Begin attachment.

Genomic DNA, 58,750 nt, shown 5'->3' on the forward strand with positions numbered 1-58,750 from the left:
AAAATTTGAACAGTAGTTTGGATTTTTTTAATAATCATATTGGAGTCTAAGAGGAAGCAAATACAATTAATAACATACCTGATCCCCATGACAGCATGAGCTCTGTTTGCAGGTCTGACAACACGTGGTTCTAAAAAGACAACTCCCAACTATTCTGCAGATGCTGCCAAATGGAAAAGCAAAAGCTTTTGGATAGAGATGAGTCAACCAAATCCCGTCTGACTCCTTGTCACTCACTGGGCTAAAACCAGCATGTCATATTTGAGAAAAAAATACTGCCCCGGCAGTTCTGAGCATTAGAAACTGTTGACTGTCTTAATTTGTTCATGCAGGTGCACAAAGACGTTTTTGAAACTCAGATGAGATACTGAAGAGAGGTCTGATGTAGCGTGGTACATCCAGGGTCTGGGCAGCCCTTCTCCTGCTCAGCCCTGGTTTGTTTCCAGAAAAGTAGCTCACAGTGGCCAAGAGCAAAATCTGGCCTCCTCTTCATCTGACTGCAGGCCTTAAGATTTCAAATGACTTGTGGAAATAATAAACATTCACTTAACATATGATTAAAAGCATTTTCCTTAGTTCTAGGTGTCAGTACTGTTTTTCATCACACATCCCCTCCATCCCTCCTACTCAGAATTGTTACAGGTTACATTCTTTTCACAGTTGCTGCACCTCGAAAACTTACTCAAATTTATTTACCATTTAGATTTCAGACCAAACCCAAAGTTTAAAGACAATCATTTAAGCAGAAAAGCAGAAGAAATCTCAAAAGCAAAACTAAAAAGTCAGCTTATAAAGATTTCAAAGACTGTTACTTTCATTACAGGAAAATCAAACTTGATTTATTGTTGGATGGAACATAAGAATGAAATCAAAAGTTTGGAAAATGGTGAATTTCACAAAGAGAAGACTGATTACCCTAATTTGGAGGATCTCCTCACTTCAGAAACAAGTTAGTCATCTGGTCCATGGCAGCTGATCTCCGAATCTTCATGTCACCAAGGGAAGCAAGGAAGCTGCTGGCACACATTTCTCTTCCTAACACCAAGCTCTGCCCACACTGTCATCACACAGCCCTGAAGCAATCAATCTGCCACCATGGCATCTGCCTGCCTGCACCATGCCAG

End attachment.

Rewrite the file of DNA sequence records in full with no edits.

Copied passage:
Genomic DNA, 58,750 nt, shown 5'->3' on the forward strand with positions numbered 1-58,750 from the left:
AAAATTTGAACAGTAGTTTGGATTTTTTTAATAATCATATTGGAGTCTAAGAGGAAGCAAATACAATTAATAACATACCTGATCCCCATGACAGCATGAGCTCTGTTTGCAGGTCTGACAACACGTGGTTCTAAAAAGACAACTCCCAACTATTCTGCAGATGCTGCCAAATGGAAAAGCAAAAGCTTTTGGATAGAGATGAGTCAACCAAATCCCGTCTGACTCCTTGTCACTCACTGGGCTAAAACCAGCATGTCATATTTGAGAAAAAAATACTGCCCCGGCAGTTCTGAGCATTAGAAACTGTTGACTGTCTTAATTTGTTCATGCAGGTGCACAAAGACGTTTTTGAAACTCAGATGAGATACTGAAGAGAGGTCTGATGTAGCGTGGTACATCCAGGGTCTGGGCAGCCCTTCTCCTGCTCAGCCCTGGTTTGTTTCCAGAAAAGTAGCTCACAGTGGCCAAGAGCAAAATCTGGCCTCCTCTTCATCTGACTGCAGGCCTTAAGATTTCAAATGACTTGTGGAAATAATAAACATTCACTTAACATATGATTAAAAGCATTTTCCTTAGTTCTAGGTGTCAGTACTGTTTTTCATCACACATCCCCTCCATCCCTCCTACTCAGAATTGTTACAGGTTACATTCTTTTCACAGTTGCTGCACCTCGAAAACTTACTCAAATTTATTTACCATTTAGATTTCAGACCAAACCCAAAGTTTAAAGACAATCATTTAAGCAGAAAAGCAGAAGAAATCTCAAAAGCAAAACTAAAAAGTCAGCTTATAAAGATTTCAAAGACTGTTACTTTCATTACAGGAAAATCAAACTTGATTTATTGTTGGATGGAACATAAGAATGAAATCAAAAGTTTGGAAAATGGTGAATTTCACAAAGAGAAGACTGATTACCCTAATTTGGAGGATCTCCTCACTTCAGAAACAAGTTAGTCATCTGGTCCATGGCAGCTGATCTCCGAATCTTCATGTCACCAAGGGAAGCAAGGAAGCTGCTGGCACACATTTCTCTTCCTAACACCAAGCTCTGCCCACACTGTCATCACACAGCCCTGAAGCAATCAATCTGCCACCATGGCATCTGCCTGCCTGCACCATGCCAG